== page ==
Monthly Archives October 2020

Scientists find rogue planet the size of Mars zooming aimlessly in the Milky Way

Scientists have discovered a lonely orphan planet wandering the Milky Way without a parent star to guide it – a “rogue” planet, stuck in endless darkness with no days, nights, or gravitational siblings to keep it company.

It is possible that our galaxy is filled to the brim with these rogue planets, but this one is particularly unusual for one particular reason: It is the smallest found to date – even smaller than Earth – with a mass similar to that of Mars.

Scientists have discovered more than 4,000 “extrasolar” planets, also known as exoplanets, which are planets orbiting a star other than the sun. Many exoplanets, for example one where it rains liquid iron – are nothing like the planets in our solar system, but they all have one thing in common: they all orbit around a star.

But just a few years ago, Polish astronomers found evidence of free-floating planets, not gravitationally attached to a star, in the Milky Way galaxy. In a new study, the same astronomers have now found the smallest such planet to date.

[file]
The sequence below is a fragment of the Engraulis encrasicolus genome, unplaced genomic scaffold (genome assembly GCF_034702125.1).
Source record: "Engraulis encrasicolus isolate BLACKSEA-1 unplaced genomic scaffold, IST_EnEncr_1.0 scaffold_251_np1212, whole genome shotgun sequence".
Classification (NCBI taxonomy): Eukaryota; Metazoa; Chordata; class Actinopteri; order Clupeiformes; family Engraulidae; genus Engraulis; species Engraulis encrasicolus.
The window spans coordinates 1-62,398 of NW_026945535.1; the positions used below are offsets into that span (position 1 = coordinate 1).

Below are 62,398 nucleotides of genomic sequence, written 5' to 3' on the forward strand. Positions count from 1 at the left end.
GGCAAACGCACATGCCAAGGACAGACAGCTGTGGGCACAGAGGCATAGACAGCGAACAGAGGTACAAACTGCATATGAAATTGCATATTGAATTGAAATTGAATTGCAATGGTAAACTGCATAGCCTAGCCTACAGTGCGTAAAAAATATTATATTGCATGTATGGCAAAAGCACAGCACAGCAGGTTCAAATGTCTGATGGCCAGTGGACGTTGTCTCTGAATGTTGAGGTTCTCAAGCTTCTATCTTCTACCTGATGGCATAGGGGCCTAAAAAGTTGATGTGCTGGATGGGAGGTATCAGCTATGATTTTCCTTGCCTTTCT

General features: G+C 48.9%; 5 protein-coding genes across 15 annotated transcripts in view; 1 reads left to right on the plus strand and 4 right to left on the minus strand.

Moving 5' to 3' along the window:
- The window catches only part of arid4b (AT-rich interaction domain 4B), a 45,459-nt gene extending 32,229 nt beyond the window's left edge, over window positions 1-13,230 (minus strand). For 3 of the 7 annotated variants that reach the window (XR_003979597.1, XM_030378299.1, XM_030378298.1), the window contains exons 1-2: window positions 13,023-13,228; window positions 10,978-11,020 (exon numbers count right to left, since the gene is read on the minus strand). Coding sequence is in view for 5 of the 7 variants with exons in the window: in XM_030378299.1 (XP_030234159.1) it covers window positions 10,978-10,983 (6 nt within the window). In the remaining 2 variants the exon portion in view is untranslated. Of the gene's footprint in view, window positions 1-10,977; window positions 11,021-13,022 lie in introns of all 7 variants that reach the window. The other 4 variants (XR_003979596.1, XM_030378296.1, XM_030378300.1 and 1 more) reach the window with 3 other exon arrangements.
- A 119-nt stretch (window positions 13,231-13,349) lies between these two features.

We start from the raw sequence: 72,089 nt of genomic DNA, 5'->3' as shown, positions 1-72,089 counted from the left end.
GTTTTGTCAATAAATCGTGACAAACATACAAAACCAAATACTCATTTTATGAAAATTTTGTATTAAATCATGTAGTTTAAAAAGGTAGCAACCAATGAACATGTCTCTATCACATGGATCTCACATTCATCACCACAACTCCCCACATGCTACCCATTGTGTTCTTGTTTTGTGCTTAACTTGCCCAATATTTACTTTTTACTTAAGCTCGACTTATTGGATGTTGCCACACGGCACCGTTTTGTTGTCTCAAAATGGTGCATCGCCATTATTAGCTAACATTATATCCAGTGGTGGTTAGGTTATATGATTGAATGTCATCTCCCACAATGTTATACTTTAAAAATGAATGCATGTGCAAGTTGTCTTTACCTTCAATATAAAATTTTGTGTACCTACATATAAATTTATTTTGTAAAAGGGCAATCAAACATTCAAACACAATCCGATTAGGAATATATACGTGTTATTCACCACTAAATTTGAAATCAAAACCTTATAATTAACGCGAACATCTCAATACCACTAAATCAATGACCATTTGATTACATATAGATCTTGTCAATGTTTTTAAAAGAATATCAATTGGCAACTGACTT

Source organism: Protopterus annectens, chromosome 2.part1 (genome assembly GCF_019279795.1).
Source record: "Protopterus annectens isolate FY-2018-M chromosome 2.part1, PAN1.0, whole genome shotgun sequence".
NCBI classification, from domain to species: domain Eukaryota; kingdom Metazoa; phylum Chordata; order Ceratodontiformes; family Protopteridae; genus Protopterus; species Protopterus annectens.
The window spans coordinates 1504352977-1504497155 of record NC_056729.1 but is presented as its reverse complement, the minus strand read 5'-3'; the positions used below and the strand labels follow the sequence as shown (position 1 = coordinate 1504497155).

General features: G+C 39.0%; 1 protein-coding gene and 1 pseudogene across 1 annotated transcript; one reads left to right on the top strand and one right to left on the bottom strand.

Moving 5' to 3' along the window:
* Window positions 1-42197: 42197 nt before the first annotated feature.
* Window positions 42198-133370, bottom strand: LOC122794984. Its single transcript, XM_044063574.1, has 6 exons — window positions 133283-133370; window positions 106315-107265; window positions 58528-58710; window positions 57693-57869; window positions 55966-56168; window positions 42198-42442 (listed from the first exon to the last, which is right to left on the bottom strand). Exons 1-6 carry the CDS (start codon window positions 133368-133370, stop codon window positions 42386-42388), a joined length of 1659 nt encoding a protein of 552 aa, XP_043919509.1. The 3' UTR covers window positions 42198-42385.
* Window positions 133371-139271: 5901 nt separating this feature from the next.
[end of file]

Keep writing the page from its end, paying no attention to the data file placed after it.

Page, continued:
A rogue planet bends the light of the star behind it, relative to Earth.

Jan Skowron / Astronomical Observatory, University of Warsaw


Exoplanets are difficult to spot, typically found only by observing the light from their host stars. Because the floating planets have no parent star and hardly emit any radiation, astronomers have to take a different approach to find them.

Rogue planets are spotted using gravitational microlenses, the result of Albert Einstein’s general theory of relativity. In this case, the planet’s gravity (lens) acts like a kind of magnifying glass, able to bend light from a bright star (source) behind it so that an observer on Earth can detect its presence.

“The observer will measure a brief brightening of the source star,” lead author Dr. Przemek Mroz, postdoctoral researcher at the California Institute of Technology, said Thursday. “The chances of observing the microlens are extremely slim because three objects – the source, the objective and the observer – must be almost perfectly aligned. If we were to observe a single source star, we would have to wait close to a million. years to see the source be micro-lensed. ”

Researchers on the lookout for these events monitor hundreds of millions of stars in the center of the galaxy, offering the greatest chance of microlensing.

The Optical Gravitational Lensing Experiment, led by astronomers from the University of Warsaw, is one of the largest and longest studies of the sky, operating for more than 28 years. Currently using a telescope at the Las Campanas Observatory in Chile, astronomers look to the center of the galaxy on a clear night, looking for changes in the brightness of the stars.

Because this technique relies only on the brightness of the source and not the lens, it allows astronomers to spot weak or dark objects, like rogue planets.